Wednesday, September 24, 2014

MALAYSIA:::Direct hiring will curb abuse of workers, say Penang industries

Agencies allegedly take advantage of workers they recruited. – The Malaysian Insider file pic, September 24, 2014.Agencies allegedly take advantage of workers they recruited.As Malaysia comes under fire for worker abuse by a global labour rights group, industrial firms in Penang want Putrajaya to allow them to hire foreign workers directly to avoid problems caused by agencies who allegedly take advantage of and profiteer from workers.
Heng Huck Lee, president of The Free Industrial Zone, Penang, Companies' Association (Frepenca), said the government should allow only direct hiring as a way to circumvent any problems caused by “third parties”.
“Our members want to go direct, but the government does not allow us to do so,”

He added that quotas given to contract companies, which outsource labourers to firms, also contributed to the problem.
Heng was commenting on a recent report by international labour rights group Verite which concluded that a third of the workers in Malaysia's electronics industry suffered from debt bondage.
The report, titled "Forced Labour in the Production of Electronics Goods in Malaysia", was completed this year following funding given by the US Department of Labour in 2012.
Based on interviews with 501 workers, the study found that 28% of employees were in situations of "forced labour", where work is coerced through factors including indebtedness from excessive fees charged by recruiters.
That figure rose to 32% for foreign workers, who are often charged excessive fees that lead to indebtedness. Verite also found that 73% of workers in the sector showed "some characteristics" of forced labour.
Heng said the problem was related to agents who brought in the workers from other countries as well as companies that are licensed to outsource them to industries.
He said as far as possible, the members of Frepenca, which consists of more than 60 firms including US, Japanese and European giants with plants in Penang, try to get their own workers.
He said it was proven in many companies that if the hiring through agents or contract companies were stopped, the problem of abuse of the foreign workers would subside.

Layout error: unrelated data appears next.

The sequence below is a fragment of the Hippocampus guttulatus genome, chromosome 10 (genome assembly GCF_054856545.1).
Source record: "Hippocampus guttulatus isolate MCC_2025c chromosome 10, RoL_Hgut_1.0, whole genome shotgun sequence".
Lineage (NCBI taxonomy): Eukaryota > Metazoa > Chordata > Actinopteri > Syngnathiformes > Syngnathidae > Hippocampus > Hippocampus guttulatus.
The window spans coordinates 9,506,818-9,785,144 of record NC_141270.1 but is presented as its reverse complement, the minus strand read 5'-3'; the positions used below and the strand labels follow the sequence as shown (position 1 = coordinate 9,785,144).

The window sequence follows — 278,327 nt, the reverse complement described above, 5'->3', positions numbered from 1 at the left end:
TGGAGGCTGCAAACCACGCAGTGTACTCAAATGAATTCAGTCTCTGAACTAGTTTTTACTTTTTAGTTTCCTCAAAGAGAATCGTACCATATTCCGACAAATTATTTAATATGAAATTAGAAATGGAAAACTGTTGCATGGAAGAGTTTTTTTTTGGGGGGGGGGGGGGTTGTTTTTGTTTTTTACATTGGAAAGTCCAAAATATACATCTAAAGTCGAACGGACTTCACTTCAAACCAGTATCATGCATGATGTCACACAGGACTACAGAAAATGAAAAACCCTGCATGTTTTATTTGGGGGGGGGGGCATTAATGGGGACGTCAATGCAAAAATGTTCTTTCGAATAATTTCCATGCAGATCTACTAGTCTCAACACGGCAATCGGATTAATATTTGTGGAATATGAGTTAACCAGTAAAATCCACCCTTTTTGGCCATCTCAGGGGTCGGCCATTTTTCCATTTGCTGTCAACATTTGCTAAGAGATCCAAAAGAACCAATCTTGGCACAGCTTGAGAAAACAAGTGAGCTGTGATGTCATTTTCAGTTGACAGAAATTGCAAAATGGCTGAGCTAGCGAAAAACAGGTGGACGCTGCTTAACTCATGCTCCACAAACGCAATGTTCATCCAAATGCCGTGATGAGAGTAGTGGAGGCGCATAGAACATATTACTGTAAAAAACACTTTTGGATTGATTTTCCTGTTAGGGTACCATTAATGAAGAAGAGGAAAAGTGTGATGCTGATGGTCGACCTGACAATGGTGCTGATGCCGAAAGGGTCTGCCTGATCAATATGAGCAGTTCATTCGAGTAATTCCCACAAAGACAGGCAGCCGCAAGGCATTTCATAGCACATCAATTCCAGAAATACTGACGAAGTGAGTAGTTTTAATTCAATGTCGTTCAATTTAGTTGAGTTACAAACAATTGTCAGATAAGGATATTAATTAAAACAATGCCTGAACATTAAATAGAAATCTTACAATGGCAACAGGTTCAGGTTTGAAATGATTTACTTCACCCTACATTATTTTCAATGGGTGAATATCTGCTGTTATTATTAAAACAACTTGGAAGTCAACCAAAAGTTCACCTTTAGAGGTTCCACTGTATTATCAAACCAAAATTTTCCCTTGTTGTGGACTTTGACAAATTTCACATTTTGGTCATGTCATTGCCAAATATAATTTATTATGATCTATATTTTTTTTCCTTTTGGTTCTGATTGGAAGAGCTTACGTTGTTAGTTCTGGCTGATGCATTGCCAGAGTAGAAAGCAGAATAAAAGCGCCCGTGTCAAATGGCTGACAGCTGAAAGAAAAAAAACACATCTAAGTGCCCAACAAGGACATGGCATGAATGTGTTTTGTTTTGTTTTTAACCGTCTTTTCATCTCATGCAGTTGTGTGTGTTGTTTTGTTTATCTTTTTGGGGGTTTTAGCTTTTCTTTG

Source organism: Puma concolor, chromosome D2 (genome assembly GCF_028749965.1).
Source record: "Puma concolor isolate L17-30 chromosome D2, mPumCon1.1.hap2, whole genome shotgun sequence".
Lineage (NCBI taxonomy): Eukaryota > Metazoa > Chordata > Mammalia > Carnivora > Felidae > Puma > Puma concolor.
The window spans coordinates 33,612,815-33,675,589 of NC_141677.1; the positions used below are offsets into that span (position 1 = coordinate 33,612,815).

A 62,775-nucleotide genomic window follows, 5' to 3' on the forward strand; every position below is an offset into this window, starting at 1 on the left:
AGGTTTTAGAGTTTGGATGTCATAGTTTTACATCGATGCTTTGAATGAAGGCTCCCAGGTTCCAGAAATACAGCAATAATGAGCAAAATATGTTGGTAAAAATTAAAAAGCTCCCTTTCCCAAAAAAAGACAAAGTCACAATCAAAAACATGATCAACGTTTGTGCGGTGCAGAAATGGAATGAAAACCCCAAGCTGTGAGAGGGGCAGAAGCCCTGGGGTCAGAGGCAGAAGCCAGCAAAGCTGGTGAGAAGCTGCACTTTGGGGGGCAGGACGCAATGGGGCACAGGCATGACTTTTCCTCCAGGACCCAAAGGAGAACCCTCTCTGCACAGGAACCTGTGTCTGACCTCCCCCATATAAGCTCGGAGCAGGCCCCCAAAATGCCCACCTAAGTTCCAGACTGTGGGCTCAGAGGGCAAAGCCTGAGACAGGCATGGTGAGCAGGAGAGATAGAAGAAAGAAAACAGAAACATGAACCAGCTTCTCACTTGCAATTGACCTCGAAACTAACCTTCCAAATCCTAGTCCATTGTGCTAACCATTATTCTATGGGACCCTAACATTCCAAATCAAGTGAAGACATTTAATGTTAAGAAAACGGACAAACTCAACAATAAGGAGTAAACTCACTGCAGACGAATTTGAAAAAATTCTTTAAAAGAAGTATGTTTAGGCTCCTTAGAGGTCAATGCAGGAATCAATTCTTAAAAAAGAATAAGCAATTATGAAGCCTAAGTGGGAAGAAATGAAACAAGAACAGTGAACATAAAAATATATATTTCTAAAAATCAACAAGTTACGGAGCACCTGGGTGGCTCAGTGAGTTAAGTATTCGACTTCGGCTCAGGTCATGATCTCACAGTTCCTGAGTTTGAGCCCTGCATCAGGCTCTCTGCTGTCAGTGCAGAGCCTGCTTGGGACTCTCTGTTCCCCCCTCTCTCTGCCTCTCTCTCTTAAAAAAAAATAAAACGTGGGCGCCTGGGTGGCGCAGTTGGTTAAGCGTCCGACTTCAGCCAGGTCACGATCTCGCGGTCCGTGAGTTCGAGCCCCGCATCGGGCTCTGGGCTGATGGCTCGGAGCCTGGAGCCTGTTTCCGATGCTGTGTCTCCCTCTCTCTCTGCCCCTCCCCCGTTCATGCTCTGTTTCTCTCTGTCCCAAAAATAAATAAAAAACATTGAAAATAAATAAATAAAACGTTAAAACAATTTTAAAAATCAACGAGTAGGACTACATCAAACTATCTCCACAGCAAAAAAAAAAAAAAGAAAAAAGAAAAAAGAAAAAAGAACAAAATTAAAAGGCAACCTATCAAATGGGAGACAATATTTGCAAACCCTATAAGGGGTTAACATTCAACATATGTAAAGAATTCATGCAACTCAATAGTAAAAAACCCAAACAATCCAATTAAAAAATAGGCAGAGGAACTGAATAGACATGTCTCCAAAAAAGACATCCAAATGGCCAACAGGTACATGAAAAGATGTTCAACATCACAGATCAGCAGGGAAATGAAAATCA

“If the workers all are hired directly, they are in fact well-treated, in some cases even better than the locals, with similar salaries and housing provided,” he said.   
He added that companies also benefit by not having to undergo the rigours of going through a third party.
On the assertion by the Malaysian Trades Union Congress (MTUC) that there was a need for unions to be allowed in companies as a way to curb the problem, Heng said the issue was mainly related to agents.
“This is not a union problem. It is an agent problem,” he said.
He said agents continued to take advantage when companies did not hire directly, and in many cases, they sought to profiteer from the workers.
According to the Verite report, one in five workers interviewed was misled in the recruitment phase about the terms of their employment agreement.
“Twenty-two per cent of foreign workers were deceived about their wages, hours, overtime requirements or pay, provisions regarding termination of employment, or the nature or degree of difficulty or danger of their jobs,” the report said.
Verite also found workers' passports were often retained by recruitment firms, which is prohibited in Malaysia.
Penang’s free industrial zones in Bayan Lepas and Seberang Prai are major hubs for Malaysia’s thriving electronics sector.
According to the Malaysian Investment Development Authority (MIDA), the electronics and electrical industry contributes significantly to the country's total manufacturing output (27%), exports (49%) and employment (33%). – September 24, 2014.

1 comment:

  1. This was also a recommendation at the recent round table.